Director, Institute for Sociological Research (IDIS), La Paz, Bolivia
On 21 August 1971, Fr. Mauricio Lefebvre Beaudry, OMI was assassinated on his way to help the victims of the violent coup d’état of Hugo Bánzer Suárez. This year, 2021, marks the 50th anniversary of this painful event. The Institute for Sociological Research (IDIS), which has borne his name since 1999, published in August a compilation of documentaries, testimonies, lectures, articles and photographs on Mauricio Lefebvre. The tribute included a lecture by Hugo José Suarez, “Maurice Lefebvre: a fundamental sociology”.
Maurice Lefebvre was born in Saint Denis, Monterey, Canada, on 6 August 1922. In 1940, he entered and was formed to be a Religious at the Oblate Seminary in Chambly, and in 1948 he was ordained a priest in Canada. He arrived in Bolivia in 1953. He worked in the mining centres of Llallagua, Siglo XX and Catavi where he showed his deep social sensitivity. In 1958 he entered the Higher University of San Andrés (UMSA) in La Paz, Bolivia to study. He then travelled to Rome where he studied sociology. In 1966 he returned to the country and promoted the work of the “Church and Society in Latin America” (ISALP), an institution that brought together actors from different fields committed to social change in Bolivia. In 1968 he joined the UMSA and promoted the creation of a degree in Sociology. He died on 21 August 1971.
Mauricio Lefebvre, in his career, demonstrated that although sociology as a science tends towards objective knowledge of social reality, this is not contradictory to the social commitment that should characterize the sociologist. Commitment to the thirst for justice, to the defence of freedom not only as a realization of civil and political rights but also of social rights and, above all, commitment to contribute to the suppression of the social inequalities that undermine our dignity as human beings.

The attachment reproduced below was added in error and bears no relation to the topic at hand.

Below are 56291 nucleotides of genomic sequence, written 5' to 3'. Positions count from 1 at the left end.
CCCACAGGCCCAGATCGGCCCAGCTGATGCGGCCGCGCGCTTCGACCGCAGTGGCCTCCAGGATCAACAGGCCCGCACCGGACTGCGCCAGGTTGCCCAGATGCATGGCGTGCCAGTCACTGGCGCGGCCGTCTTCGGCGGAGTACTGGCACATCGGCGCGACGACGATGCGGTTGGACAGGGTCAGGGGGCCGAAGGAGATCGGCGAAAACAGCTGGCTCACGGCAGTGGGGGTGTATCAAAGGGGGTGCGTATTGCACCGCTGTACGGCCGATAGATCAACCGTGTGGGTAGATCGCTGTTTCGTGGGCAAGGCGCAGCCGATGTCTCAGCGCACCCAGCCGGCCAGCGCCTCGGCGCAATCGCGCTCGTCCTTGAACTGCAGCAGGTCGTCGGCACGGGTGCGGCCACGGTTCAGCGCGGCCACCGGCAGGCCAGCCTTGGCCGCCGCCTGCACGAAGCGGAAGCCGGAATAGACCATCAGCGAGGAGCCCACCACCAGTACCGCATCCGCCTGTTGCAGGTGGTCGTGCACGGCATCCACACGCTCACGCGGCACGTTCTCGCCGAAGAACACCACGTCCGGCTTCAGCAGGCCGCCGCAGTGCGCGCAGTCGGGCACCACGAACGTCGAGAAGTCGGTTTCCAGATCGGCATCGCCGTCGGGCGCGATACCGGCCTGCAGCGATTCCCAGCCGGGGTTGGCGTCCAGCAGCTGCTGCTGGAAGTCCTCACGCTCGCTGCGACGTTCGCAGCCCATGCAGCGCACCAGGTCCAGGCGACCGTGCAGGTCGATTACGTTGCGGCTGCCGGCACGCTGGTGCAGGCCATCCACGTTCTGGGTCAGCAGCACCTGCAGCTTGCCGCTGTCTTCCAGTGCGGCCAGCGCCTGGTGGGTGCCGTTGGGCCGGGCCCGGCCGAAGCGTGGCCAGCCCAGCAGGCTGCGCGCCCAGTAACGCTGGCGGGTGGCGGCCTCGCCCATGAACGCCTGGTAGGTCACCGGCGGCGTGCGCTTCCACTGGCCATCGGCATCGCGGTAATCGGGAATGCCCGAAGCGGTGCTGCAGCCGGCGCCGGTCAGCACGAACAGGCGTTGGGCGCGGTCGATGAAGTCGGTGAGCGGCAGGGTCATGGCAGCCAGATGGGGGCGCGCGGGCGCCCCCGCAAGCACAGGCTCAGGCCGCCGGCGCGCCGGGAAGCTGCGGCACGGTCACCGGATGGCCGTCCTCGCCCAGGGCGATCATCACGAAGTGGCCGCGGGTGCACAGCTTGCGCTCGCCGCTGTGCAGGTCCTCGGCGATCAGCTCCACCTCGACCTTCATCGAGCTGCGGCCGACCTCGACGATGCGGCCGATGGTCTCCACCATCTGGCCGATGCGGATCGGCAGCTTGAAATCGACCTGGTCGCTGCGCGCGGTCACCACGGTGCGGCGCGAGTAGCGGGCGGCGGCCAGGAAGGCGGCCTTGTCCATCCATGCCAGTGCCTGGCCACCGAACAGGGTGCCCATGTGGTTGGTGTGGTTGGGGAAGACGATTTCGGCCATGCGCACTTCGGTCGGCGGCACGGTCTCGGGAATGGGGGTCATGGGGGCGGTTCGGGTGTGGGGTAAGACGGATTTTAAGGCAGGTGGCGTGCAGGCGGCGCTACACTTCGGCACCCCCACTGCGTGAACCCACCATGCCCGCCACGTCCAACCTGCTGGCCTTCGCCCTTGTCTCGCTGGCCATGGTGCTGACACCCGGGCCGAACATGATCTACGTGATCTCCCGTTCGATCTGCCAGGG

In this respect, Mauricio pointed out: “I do not observe our national reality as a ‘disinterested’ technician who has been entrusted with the study of a socio-economic sector and the elaboration of a report with its corresponding evaluations and recommendations. I will make my analysis as the Bolivian I consider myself to be, a Bolivian who is committed to the social progress of his country. I have lived in Bolivia since the beginning of 1953 and I hope to live here for the rest of my life. If I was not lucky enough to be born in this country, I consider myself Bolivian anyway, because I believe that the place where one has freely chosen to live, where one has been received, is more decisive for one’s national identification, and not the place where one was born, without any initiative of one’s own.”
From his religious perspective, he also stressed the primacy of social commitment; for Fr. Lefebvre, as a priest of the Catholic Church, the spiritual dimension was insufficient if it was not intimately linked to the social dimension: “Can the most beautiful lesson of catechism interest these people in misery: the underfed, the unemployed, the malnourished and the homeless, if it does not help them to get out of their misery?”
“… to be the presence of Christ and of the Church in the midst of a suffering world and to seek with the people the remedies to these evils: that is why [it is important to have] study circles with the men of the slums and community development projects”.
But, for Fr. Lefebvre, this commitment should not be just a declaration, a show of good intentions, but should be witnessed by life itself, by action: “to be an effective witness of Christian life in the midst of people of all ideological, political, religious, anti-religious tendencies”; this commitment therefore requires “…all the love and all the courage necessary to risk one’s skin.”